“Then I must be thy lady.” Lines of a play written in 1594, the year London’s theaters reopened after two seasons of plague. Or written possibly a year later, in 1595, a year before the death of Shakespeare’s only son. Some centuries later on a distant continent, Kirsten moves across the stage in a cloud of painted fabric, half in rage, half in love. She wears a wedding dress that she scavenged from a house near New Petoskey, the chiffon and silk streaked with shades of blue from a child’s watercolor kit.
The author plays with time in this novel in fun ways — we move from the moment of the collapse, to times that are decades before and decades after, and many times in between. The disorientation contributes to the tension in the story.
Appeal: I seem to be drawn to dystopia, right now, and find it oddly comforting. There are stories to be lived even after the end of everything as we know it. I know that because authors write those stories for us. I was drawn to Station Eleven because of the traveling troupe, but I also connected with the themes of fame, art, and survival.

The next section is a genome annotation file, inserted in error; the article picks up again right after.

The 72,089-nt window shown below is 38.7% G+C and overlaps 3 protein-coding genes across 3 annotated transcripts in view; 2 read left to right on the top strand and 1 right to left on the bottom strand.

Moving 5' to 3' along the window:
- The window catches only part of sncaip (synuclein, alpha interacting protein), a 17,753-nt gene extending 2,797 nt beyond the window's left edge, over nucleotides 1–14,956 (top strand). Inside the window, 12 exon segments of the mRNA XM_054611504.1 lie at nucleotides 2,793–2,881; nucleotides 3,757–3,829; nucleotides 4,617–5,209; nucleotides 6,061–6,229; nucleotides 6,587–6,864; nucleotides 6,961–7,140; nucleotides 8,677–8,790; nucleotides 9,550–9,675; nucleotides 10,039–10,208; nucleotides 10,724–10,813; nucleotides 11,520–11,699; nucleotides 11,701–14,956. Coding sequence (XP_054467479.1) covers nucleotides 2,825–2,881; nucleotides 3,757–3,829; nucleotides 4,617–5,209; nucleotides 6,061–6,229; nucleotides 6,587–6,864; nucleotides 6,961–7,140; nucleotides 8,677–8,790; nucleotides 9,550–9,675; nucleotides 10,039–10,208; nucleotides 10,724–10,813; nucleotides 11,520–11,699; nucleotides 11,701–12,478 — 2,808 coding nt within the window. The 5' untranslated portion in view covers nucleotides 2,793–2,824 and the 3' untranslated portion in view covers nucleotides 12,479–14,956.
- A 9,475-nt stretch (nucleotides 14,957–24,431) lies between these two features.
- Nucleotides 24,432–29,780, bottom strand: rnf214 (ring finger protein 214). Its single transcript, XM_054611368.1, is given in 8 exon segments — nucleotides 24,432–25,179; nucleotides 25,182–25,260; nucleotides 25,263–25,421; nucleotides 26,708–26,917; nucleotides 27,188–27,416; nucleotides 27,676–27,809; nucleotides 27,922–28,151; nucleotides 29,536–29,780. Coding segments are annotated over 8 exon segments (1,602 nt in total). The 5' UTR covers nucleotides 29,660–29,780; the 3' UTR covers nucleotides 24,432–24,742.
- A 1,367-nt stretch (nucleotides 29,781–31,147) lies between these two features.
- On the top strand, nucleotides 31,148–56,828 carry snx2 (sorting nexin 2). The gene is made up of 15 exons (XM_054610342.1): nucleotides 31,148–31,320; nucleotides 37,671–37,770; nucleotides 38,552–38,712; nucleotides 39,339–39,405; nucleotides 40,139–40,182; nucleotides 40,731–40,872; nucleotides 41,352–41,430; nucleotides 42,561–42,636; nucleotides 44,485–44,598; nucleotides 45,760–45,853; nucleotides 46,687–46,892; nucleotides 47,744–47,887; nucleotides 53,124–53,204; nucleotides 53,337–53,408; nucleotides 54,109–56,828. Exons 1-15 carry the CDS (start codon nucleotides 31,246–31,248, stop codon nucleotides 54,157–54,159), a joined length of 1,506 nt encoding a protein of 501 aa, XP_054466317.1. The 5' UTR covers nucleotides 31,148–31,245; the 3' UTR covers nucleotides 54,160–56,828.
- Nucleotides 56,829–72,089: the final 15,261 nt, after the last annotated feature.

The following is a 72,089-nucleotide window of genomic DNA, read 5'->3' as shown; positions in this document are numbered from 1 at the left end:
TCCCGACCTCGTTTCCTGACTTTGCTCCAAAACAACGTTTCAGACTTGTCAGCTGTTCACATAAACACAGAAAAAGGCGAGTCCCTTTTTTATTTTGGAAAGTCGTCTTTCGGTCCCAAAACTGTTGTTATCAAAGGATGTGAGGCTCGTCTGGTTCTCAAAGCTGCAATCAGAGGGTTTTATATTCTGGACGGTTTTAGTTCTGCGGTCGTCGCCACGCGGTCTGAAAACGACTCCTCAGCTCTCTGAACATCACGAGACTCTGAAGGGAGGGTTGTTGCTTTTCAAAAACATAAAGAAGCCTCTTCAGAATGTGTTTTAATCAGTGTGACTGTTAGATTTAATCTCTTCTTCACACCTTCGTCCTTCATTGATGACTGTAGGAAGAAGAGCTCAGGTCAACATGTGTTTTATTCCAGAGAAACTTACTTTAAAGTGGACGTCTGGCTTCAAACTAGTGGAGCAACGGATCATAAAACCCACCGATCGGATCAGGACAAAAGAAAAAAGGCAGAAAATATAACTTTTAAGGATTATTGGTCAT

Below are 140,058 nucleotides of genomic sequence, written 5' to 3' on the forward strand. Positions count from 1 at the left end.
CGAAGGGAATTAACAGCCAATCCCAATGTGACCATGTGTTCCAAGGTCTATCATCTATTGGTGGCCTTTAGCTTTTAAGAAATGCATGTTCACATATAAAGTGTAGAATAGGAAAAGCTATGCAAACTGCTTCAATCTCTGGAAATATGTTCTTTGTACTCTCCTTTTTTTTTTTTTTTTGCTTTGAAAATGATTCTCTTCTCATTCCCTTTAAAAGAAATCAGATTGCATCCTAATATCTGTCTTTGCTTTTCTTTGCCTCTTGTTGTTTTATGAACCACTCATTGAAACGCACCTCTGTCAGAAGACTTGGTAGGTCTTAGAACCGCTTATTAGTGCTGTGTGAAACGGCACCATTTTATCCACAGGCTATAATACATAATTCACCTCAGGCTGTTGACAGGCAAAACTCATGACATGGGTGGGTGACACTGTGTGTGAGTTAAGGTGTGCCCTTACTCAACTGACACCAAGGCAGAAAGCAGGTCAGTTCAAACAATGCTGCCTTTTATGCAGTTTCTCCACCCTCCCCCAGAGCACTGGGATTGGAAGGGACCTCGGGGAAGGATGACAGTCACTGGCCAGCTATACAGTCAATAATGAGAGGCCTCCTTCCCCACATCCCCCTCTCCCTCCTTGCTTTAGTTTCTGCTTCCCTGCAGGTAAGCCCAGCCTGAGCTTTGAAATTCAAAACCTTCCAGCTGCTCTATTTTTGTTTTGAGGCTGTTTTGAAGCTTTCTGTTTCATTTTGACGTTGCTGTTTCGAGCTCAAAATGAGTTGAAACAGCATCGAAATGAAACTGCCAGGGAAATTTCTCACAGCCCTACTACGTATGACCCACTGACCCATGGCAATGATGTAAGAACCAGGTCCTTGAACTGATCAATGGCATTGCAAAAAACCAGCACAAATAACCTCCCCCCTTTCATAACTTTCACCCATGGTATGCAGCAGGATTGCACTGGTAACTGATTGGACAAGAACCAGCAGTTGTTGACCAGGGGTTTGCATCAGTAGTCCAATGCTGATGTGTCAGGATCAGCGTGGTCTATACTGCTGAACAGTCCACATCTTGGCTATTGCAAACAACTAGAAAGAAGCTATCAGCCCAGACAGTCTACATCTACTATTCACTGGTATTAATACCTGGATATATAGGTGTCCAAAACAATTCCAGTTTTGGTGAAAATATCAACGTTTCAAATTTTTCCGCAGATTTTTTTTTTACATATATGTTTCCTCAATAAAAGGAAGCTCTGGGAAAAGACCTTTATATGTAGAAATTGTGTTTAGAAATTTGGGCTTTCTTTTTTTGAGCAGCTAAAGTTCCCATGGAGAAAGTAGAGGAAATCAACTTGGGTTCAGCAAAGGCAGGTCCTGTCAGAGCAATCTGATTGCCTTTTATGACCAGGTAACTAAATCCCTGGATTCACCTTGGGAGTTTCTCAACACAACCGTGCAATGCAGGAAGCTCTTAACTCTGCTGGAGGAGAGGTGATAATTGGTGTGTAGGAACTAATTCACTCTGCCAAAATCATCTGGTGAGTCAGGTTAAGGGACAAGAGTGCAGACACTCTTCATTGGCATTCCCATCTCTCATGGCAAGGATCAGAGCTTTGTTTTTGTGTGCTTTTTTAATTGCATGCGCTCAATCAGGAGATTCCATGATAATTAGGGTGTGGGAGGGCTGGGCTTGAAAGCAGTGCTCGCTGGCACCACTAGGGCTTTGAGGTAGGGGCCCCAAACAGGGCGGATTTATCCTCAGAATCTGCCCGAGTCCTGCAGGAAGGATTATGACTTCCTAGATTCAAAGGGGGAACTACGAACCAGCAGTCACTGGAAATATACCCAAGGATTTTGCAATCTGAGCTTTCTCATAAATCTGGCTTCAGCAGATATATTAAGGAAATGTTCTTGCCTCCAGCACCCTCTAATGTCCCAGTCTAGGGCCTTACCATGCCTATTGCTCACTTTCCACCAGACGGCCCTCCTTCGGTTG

What other dystopian novels do you recommend?
Ink by Sabrina Vourvoulas (?) is my favorite near-dystopian. It is being rereleased this fall because it is sort of happening in the world now.
World War Z is a favorite because of the format of interviews after a disaster.
I finished editing a 3 or 4 part dystopian series not that long ago- it’s not my favorite genre to read, but the correlations and the scope for imagination often bring a ton of ‘current feel’ to stories set far away. I just reviewed one that was set in post-Katrina New Orleans where the elements the author brought in to ‘save’ the city and the myths used mixed in a wonderful sense of plausible in highly improbable situations.
But – I found a winner this week – it plays into my weird obsession with the sharp self-deprecating humor from the BBC – It’s called W1A, and stars Hugh Bonneville – it’s essentially a ‘mockumentary’ about the BBC’s efforts to ‘prove relevant’ before their royal charter comes up for renewal in 2016. Poking fun at the ‘why a BBC’ and just how many people are perceived to say many words that mean nothing – I’m halfway through and adoring it .
I loved this book, although I generally shy away from dystopian novels as they always seem to feature serial killers or mutant rats! This book shows the panic during the epidemic, and then perhaps wisely jumps to 25 years ahead when society is starting re-establish itself, with only veiled references to the gory aftermath of the plague. It was interesting to see what the author thought would survive, and what would not. I will be interested to see what other dystopian novels are recommended.